An Odd Afternoon

As dementia progresses, the individual who has it finds they are more and more unsure of what they are supposed to do.  There may be moments of lucidity; but they are just moments in the ongoing decline.  In the last week, we've seen both from Lyn.

Last week, she recalled how to turn on the TV using the remote.  She would vocalize each step and talk herself through it.  If she didn't vocalize it, she didn't know how to do it.  This suddenly reacquired skill was short-lived and has already faded again.

Earlier this week, Lyn had a particularly odd afternoon.  She had her normal speech therapy session in the morning and then spent some time running errands with Mom.  One of the things they needed to do was fill up the car with gas which they did just before returning home for lunch.  As they pulled into the garage Lyn said "I thought we were going to get gas."  Mom reminded her that they had purchased the gas right after the grocery store.  She said she didn't think so and that Mom was confused.

So, they ate lunch and Lyn decided to play solitaire on her computer.  Her computer is in her room.  Mom was in the living room reading.  Lyn cannot see into the living room from her bedroom.  She went back and forth at least 10 times in about an hour.  Each time she would come stand by the couch where Mom was reading.  Mom would ask if she needed "me to do anything for you" or if she needed a nap.  The answer each time was the same,"No, nothing."  A couple of times, Mom didn't say anything but looked up and smiled at her.  By mid-afternoon, Lyn was ready for dinner and was disappointed that Mom wasn't going to cook until later.  Lyn was in bed asleep before 7:30.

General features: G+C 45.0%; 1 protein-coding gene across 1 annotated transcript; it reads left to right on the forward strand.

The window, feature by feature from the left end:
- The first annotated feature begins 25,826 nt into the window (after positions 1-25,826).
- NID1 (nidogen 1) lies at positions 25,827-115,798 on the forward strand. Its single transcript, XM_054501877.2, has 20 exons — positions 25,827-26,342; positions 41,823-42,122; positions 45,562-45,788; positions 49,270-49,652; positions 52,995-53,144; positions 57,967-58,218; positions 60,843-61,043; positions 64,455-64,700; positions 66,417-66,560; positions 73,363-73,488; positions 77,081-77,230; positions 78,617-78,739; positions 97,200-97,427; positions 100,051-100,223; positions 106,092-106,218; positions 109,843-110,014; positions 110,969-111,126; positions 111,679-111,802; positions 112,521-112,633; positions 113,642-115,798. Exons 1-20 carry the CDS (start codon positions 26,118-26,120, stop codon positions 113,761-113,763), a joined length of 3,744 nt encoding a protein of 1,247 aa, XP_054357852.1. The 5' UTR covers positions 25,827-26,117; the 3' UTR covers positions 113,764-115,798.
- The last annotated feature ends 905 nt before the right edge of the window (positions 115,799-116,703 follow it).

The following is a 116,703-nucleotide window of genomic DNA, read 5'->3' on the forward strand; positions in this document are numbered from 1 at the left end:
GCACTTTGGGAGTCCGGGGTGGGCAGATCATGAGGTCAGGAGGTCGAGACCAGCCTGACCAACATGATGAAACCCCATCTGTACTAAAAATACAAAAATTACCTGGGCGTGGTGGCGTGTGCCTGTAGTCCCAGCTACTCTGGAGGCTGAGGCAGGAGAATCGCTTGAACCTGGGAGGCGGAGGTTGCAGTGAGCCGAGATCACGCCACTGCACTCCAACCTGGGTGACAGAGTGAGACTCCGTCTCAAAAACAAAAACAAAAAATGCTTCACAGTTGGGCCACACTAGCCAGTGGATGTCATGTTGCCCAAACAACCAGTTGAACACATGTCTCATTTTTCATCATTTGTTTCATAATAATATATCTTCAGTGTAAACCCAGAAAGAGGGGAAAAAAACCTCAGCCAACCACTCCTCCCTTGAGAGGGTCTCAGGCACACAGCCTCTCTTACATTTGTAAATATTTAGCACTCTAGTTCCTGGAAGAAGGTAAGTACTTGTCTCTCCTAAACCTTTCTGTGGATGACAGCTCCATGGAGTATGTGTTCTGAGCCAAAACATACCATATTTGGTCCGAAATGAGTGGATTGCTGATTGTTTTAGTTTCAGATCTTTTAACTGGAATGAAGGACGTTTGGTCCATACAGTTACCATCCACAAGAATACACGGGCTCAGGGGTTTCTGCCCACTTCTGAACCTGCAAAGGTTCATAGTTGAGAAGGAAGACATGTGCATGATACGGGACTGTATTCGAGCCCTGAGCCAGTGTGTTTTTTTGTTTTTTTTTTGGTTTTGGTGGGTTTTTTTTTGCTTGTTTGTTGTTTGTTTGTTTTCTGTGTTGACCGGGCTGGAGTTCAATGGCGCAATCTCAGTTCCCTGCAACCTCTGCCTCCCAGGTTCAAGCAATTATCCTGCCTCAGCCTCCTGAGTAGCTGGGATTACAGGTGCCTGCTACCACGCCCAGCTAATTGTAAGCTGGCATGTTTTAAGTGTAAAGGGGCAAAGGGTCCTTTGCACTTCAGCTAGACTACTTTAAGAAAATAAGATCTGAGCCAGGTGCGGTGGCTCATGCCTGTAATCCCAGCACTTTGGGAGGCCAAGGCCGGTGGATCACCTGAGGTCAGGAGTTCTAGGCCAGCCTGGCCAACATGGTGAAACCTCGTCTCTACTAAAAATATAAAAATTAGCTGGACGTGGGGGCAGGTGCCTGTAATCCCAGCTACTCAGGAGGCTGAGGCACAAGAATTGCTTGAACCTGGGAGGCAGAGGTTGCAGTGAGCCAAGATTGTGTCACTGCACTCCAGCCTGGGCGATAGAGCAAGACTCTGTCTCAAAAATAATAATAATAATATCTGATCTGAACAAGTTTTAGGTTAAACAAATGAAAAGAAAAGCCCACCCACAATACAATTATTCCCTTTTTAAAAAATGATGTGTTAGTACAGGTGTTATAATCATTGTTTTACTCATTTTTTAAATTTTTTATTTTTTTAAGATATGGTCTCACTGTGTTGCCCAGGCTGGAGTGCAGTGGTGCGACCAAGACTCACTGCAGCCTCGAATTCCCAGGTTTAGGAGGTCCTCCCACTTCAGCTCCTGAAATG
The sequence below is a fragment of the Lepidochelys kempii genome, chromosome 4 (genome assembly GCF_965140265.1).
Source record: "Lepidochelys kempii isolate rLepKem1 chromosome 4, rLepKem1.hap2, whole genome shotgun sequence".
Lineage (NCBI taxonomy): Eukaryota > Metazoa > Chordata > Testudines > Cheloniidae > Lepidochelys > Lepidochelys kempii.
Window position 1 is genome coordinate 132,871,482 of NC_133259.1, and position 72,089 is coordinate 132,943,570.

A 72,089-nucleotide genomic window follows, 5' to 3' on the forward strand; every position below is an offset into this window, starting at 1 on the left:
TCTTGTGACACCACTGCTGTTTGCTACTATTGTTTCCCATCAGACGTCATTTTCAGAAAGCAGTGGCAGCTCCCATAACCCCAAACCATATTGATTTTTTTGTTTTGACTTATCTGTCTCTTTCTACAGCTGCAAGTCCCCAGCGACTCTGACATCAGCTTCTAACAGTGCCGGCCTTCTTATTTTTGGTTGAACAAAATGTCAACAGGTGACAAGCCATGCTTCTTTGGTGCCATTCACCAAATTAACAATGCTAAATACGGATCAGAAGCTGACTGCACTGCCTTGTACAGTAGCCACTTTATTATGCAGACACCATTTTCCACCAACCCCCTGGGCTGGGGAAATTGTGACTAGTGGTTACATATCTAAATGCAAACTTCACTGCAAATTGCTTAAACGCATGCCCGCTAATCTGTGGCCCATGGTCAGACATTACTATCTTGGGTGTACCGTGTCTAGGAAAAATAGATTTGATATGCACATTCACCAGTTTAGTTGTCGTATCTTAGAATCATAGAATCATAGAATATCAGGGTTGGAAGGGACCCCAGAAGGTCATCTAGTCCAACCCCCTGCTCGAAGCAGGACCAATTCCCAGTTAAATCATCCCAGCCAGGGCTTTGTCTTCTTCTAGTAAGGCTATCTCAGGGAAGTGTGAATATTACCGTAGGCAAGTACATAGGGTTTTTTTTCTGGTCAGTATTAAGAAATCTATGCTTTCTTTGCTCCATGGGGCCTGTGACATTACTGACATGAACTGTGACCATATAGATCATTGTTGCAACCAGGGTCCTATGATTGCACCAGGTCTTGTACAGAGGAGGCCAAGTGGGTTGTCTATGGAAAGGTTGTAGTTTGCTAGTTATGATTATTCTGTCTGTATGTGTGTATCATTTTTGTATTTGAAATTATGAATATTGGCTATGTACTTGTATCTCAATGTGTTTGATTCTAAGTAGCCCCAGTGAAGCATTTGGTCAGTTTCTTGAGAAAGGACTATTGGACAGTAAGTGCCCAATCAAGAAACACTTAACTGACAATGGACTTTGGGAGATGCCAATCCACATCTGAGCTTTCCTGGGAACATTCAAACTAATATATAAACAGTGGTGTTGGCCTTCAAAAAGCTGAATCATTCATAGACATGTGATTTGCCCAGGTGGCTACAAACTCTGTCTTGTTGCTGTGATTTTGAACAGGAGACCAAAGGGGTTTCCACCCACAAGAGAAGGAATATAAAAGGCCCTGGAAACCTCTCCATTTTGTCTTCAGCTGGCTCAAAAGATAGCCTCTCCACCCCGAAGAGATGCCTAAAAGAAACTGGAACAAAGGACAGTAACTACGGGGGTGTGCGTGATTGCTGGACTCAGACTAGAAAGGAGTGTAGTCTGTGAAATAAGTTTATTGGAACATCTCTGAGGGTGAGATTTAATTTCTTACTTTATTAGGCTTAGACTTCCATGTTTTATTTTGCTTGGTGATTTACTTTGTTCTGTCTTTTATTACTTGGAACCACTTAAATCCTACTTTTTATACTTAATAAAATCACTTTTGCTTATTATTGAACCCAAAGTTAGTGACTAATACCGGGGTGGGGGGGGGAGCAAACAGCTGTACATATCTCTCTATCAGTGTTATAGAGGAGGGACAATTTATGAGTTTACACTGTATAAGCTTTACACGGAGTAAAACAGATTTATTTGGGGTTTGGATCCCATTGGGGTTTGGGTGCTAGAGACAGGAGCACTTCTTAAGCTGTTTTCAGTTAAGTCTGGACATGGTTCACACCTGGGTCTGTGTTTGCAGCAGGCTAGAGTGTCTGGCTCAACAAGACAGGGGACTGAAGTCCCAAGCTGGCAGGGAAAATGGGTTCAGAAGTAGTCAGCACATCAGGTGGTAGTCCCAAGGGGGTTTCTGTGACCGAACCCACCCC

Some research suggests that the variance between good and bad days is a result of either damage being done to the frontal lobes which control our executive functions or a result in problems that arise when the brain needs multiple areas to process the stimuli it is experiencing.  Years ago, a neurologist told Mom, after Lyn had an MRI, that her brain damage was primarily in her left frontal and temporal lobes.  If her dementia is a symptom of changes happening in her brain, it doesn't surprise me to learn that these areas, in particular, are involved.


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